Using Human History as a guide Could Our Present Civilization Fall Into a New Dark Age?

RJM Corbet

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Sorry for the double posting: moderator please fix, lol.

@Dave: In fact I wasn't responding to anything you wrote, but to another member whose western viewpoint some Africans would find slightly offensive, although he certainly did not mean it that way?
 

Dave

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It used to be that if your typewriter broke or misfunctioned, you could have a go at the little springs to try and do something to correct the failure. You could give a thing a kick, and sometimes it worked. But you can't do that with a computer. With the Internet we are completely powerless to take anything apart and try to patch it, lol ...
That's also true. Mechanical things that break can often be fixed by bending the part, or with glue, or with ducktape! Modern machines have engineering pass codes and require an engineer call out, very expensive kit for diagnosis of the error, or else sitting on the phone to a helpdesk. Less complex equipment is cheaper to operate and might not be totally useless if those things are not available.
 

BAYLOR

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That's also true. Mechanical things that break can often be fixed by bending the part, or with glue, or with ducktape! Modern machines have engineering pass codes and require an engineer call out, very expensive kit for diagnosis of the error, or else sitting on the phone to a helpdesk. Less complex equipment is cheaper to operate and might not be totally useless if those things are not available.
Imagine the sum total of all human knowledge locked up on hard drives and no way to access them.
 

RJM Corbet

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That's also true. Mechanical things that break can often be fixed by bending the part, or with glue, or with ducktape! Modern machines have engineering pass codes and require an engineer call out, very expensive kit for diagnosis of the error, or else sitting on the phone to a helpdesk. Less complex equipment is cheaper to operate and might not be totally useless if those things are not available.
Yes. A toaster with a microchip is really something :sick:
 
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Harpo

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1. Build a clay oven.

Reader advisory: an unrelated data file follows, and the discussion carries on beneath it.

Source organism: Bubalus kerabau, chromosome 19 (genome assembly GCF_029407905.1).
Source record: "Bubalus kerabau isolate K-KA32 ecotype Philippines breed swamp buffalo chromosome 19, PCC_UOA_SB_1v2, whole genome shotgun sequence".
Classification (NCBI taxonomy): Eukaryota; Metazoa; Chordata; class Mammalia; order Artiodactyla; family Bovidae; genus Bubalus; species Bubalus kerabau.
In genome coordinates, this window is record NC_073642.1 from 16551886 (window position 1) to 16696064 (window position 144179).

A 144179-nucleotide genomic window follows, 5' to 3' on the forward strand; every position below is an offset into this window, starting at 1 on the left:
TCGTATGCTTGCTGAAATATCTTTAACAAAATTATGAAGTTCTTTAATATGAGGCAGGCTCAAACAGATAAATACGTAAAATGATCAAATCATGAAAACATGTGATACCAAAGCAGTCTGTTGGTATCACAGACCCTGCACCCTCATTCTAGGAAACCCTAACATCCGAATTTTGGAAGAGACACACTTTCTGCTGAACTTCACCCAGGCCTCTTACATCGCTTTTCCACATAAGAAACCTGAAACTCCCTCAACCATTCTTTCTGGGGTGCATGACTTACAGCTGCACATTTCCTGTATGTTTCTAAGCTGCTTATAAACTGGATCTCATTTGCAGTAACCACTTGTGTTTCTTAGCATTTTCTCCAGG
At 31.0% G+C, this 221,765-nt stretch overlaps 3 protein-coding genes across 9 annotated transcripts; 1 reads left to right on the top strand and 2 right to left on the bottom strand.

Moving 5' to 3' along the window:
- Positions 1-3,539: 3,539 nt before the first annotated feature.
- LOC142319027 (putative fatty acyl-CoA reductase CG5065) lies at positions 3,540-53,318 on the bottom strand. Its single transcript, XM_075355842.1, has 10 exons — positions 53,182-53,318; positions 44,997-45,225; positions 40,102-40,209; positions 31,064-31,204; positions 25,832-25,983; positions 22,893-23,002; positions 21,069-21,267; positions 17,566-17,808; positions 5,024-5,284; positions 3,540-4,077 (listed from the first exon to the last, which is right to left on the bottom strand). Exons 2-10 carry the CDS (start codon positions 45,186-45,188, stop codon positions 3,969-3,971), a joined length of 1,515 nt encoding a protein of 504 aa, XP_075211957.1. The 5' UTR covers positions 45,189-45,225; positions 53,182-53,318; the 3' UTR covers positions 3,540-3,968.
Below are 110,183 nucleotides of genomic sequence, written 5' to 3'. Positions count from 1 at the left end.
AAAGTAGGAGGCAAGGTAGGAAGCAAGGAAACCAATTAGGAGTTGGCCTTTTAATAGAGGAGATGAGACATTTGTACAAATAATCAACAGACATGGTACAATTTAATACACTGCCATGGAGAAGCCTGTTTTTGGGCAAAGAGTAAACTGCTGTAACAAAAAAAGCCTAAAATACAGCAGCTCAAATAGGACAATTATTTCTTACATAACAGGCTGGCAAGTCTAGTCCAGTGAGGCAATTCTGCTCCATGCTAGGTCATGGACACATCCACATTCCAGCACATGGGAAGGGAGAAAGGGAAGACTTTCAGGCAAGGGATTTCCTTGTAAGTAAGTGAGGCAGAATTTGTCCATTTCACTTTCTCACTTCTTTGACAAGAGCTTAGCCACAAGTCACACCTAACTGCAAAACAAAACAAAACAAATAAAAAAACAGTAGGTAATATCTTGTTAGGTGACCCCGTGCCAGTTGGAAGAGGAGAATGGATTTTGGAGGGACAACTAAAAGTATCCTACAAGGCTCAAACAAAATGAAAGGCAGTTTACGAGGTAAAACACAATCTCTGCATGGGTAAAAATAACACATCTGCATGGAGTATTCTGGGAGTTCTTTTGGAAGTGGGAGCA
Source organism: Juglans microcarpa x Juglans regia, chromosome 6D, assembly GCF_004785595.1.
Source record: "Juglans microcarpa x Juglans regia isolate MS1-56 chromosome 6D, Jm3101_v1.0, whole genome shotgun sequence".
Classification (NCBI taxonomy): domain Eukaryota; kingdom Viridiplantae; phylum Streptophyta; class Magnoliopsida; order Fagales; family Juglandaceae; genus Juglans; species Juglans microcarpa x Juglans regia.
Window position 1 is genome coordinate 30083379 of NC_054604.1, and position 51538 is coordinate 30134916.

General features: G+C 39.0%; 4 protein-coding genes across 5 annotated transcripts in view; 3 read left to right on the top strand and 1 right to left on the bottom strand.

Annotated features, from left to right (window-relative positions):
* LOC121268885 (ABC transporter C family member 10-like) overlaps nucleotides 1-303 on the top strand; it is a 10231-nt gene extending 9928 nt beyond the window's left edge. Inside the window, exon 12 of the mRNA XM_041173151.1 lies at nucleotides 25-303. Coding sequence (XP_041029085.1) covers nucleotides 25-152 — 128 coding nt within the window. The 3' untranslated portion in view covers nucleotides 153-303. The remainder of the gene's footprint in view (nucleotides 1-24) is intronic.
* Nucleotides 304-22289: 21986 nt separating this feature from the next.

2. Bake bread.
3. Slice the bread.
4. Impale one slice on a fork.
5. Hold it over the glowing embers of civilisation until it's done.
 

BAYLOR

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1. Build a clay oven.
2. Bake bread.
3. Slice the bread.
4. Impale one slice on a fork.
5. Hold it over the glowing embers of civilisation until it's done.
The scary part is that if our technology failed, there would be relatively few people who could even figure out how to do any of that.:unsure:
 

RJM Corbet

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Imagine the sum total of all human knowledge locked up on hard drives and no way to access them.
So, where this is going is HOW could that come about? A generalised failure of computers to read their hard drives, memory sticks, etc?
 
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RJM Corbet

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Would it really have to be some sort of virus that just took everything down, and which permanently erased all hard-storage, also permanently destroying the ability of computers to read hard-drives, etc. All Internet and hard-drive/memory stick etc, information gone forever?

Could it happen?
 

Onyx

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So, where this is going is HOW could that come about? A generalised failure of computers to read their hard drives, memory sticks, etc?
Most discussions of lost human data point to the relatively short life of electronic storage media compared to printed paper, clay or metal inscription. You may have only a few decades to retrieve that data and transfer it to a stable media.

The other problem is decentralized storage means that the right document may not be available because the index or physical connection to its server is lost. What's stable on a hard drive in Kansas isn't going to help you if the internet no longer exists.